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Aleksandra Mir, The Seduction of Galileo Galilei, 2011, still from a color video, 16 minutes 33 seconds.

Aleksandra Mir, The Seduction of Galileo Galilei, 2011, still from a color video, 16 minutes 33 seconds.

Aleksandra Mir

Aleksandra Mir, The Seduction of Galileo Galilei, 2011, still from a color video, 16 minutes 33 seconds.

Aleksandra Mir’s video The Seduction of Galileo Galilei, 2011, is based on Galileo’s fabled experiment with falling bodies. The physicist is said to have dropped objects of different weights from the top of Pisa’s famous leaning tower in 1598, in order to demonstrate that they would accelerate at the same speed regardless of mass. In Mir’s version, the tower itself is the object of experimentation: A group of volunteers piles car tires on top of one another until the stack gives in to gravity and crashes to the ground.

The video—on view at the Whitney Museum of American Art in a presentation organized by Carter E. Foster—has a disarming charm, and a heaviness that is worn lightly. It begins with shots of a crane and a cherry picker arriving at the go-cart track where the experiment is to be staged, followed by a brisk montage of still images that show a group of adolescent onlookers gathering, volunteers preparing the winch and crane, and caution tape being strung between chairs. Then the stacking begins: The first ten or so tires are laid down by hand, with volunteers taking turns carrying, rolling, hoisting, and patting them into place; the mood at this point is light and playful, as if the project were a game. As the tower grows higher, things become more serious. A volunteer in a lift corrals the tires, which dangle from the crane, and lowers them rather solemnly onto the growing stack.

The Seduction of Galileo Galilei is shown with a handful of works from “The Dream and the Promise,” 2009, a series of collages that juxtapose devotional images of Jesus Christ and the Madonna with illustrations of satellites, rockets, and photographs of the universe: Halos become planets and satellites become implements of martyrdom. But rather than mocking or privileging one system of thought over the other, the collages merely posit different methods of ascension, one physical, one metaphysical. The video, too, invites us to contemplate the parallel trajectories of science and faith, partly through flickers of religious iconography: the crane and cherry picker arrive in solemn procession, like bishops during Holy Week; the artist and a crane operator greet each other in an echo of God’s creation of Adam on the Sistine Chapel ceiling; and, in one lovely slow-motion shot, a man raises his arms in a helpless gesture that is frankly cruciform. Even the logo on the heavy machinery is drawn into Mir’s symbolic system. Although the trucks provide help that—quite literally—comes from above, the company name, Modern, emblazoned on the machinery, brings things down to earth. These moments seem more spontaneous than staged, noticed by Mir and foregrounded in the film thanks to her careful observation of the event.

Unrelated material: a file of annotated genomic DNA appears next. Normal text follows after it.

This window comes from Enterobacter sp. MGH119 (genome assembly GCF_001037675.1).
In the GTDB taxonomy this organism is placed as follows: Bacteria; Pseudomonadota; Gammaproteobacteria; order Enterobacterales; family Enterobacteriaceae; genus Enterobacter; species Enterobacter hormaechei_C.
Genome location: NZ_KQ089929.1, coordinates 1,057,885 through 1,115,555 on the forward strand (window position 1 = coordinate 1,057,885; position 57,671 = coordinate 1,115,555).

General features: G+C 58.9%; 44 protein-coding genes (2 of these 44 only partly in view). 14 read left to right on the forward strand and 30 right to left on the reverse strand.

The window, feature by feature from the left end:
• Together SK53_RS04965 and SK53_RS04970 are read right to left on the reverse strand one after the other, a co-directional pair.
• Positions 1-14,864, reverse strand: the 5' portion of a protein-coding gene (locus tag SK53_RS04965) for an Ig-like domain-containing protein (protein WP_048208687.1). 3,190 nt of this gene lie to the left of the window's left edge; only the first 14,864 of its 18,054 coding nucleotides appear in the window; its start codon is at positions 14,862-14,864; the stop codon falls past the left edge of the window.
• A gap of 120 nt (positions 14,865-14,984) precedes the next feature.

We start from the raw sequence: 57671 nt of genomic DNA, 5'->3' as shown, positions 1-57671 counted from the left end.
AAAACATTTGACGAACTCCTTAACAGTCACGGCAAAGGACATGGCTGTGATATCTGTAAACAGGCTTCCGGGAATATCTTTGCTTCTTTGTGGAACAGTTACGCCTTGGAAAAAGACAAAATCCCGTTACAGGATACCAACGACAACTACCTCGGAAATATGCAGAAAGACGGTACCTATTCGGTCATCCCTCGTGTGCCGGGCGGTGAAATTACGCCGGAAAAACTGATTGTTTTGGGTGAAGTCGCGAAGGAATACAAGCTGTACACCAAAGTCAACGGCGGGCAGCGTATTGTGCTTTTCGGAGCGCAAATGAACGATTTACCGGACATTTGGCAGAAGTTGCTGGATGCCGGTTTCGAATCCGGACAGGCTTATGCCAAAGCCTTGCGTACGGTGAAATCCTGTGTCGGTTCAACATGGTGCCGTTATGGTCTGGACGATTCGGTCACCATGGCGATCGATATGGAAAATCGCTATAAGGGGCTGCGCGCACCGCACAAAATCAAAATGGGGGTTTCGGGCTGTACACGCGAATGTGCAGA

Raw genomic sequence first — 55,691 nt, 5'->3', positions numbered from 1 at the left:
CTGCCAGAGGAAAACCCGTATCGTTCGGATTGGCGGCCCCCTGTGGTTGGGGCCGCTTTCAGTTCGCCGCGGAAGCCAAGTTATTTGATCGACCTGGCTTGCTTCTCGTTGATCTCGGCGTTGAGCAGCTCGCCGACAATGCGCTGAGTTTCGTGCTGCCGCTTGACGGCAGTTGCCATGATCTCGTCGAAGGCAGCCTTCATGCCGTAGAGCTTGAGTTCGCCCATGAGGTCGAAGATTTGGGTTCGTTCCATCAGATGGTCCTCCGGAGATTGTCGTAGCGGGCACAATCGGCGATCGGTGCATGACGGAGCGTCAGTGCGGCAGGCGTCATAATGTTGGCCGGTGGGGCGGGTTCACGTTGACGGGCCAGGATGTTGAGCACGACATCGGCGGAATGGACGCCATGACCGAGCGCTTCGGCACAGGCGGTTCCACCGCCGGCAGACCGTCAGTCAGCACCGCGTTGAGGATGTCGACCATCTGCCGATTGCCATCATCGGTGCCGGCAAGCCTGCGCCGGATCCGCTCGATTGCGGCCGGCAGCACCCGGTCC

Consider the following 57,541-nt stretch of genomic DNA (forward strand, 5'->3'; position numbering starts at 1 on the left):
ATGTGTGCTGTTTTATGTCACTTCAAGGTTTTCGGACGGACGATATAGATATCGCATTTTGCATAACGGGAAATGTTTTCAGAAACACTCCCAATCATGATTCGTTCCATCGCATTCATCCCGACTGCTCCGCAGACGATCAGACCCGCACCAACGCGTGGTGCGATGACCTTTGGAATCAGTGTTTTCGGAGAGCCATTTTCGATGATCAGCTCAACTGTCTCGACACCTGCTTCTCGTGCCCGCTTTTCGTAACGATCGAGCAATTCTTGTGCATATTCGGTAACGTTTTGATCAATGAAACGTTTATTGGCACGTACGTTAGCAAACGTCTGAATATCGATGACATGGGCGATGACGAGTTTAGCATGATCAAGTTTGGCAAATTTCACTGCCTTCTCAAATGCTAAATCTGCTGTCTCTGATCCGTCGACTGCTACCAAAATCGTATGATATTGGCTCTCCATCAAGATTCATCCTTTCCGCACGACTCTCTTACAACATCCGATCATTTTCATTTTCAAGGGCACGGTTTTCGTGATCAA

In the end, the experiment is finally resolved when the tires are chained together and then lifted into the sky in a long, twisting tube before being allowed to drop, awkwardly coiled, in an uncommonly joyful moment. What comes into focus is a sense of ludic collaboration—of strangers coming together—rather than scientific rigor or the pursuit of success. In this sense—as well as in its use of tires—Mir’s video recalls Allan Kaprow’s Yard. When he first executed the work in 1961, Kaprow filled a courtyard with tires and encouraged viewers to play. In this and other works he called Activities, he encouraged spontaneity, viewer participation, and restagings by other artists; in fact, he let the works’ meaning be constructed from these elements, from mess and happenstance, rather than according to his own direction. Here such spontaneity leads to an interlude in which volunteers make stacks of doughnuts and coffee creamers. The playfulness and, somehow, perfect rightness of this moment suggests that Mir, too, enjoys the invention that can result from the loss of control. “You have to allow for a good deal of chance,” she has said of her working process, “and count on the grace of others.” In other words, one must have a kind of faith.

Emily Hall